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Yellowing of wheat after herbicide application

As the world’s population continues to grow, the need for efficient and effective crop management grows as well. Herbicides are commonly used in agriculture to control weeds and improve crop yields, but they may also cause unintended effects such as yellowing of wheat plants.

Yellowing of wheat after herbicide application is a common problem encountered by farmers. This phenomenon is commonly known as chlorosis, which is the yellowing or whitening of plant tissue due to the loss or reduction of chlorophyll, a pigment that is essential for photosynthesis.

Herbicides work by targeting specific enzymes or metabolic pathways in plants, disrupting their normal functions and eventually leading to their death. Some herbicides, such as sulfonylureas, inhibit the synthesis of branched chain amino acids (valine, leucine, and isoleucine) that are essential for plant growth. As a result, the plant is unable to produce enough chlorophyll, causing yellowing or whitening of the leaves.

Other herbicides, such as glyphosate, block the production of aromatic amino acids (phenylalanine, tyrosine, and tryptophan) that are also important for plant growth. This causes a buildup of toxic compounds in the plant, leading to chlorosis and other symptoms such as stunting, wilting, and necrosis.

The level of chlorosis and its duration depend on several factors, such as the herbicide type, application rate and timing, plant growth stage, environmental conditions, and wheat variety. Some wheat varieties may be more susceptible to chlorosis than others, and some environmental conditions, such as drought stress or low temperatures, may exacerbate the effect of herbicides.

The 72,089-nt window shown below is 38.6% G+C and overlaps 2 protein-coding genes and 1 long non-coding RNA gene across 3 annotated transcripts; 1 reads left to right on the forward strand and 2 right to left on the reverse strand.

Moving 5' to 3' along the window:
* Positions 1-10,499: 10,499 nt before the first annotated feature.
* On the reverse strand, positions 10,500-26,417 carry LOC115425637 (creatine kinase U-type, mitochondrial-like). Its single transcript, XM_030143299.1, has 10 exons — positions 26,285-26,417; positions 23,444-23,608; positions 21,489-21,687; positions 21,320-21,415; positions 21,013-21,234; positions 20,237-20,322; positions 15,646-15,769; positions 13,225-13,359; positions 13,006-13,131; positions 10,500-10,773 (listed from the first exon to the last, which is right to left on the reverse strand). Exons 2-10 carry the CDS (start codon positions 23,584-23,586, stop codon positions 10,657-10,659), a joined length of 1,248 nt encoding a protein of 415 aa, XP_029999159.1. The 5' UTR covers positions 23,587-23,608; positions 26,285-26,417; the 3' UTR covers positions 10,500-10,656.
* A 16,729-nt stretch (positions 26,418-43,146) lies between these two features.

Fortunately, there are several ways to mitigate the risk of chlorosis in wheat crops. One of the best ways is to choose the right herbicide and application method that is compatible with the wheat variety, growth stage, and environmental conditions. This may involve using herbicides with low application rates or using herbicide tank-mixtures that can reduce the risk of herbicide injury.

Another solution is to apply foliar fertilizer or iron products that can help restore chlorophyll production and alleviate the symptoms of chlorosis. These products may contain chelated iron, magnesium, or other nutrients that are important for plant growth and development.

In conclusion, the yellowing of wheat after herbicide application is a common problem that can be caused by several factors. Farmers can reduce the risk of chlorosis by selecting the proper herbicide, timing and rate of application, as well as the use of foliar fertilizers and other iron products. By using these methods and closely monitoring crop health, farmers can maintain healthy wheat crops and achieve optimal yields.

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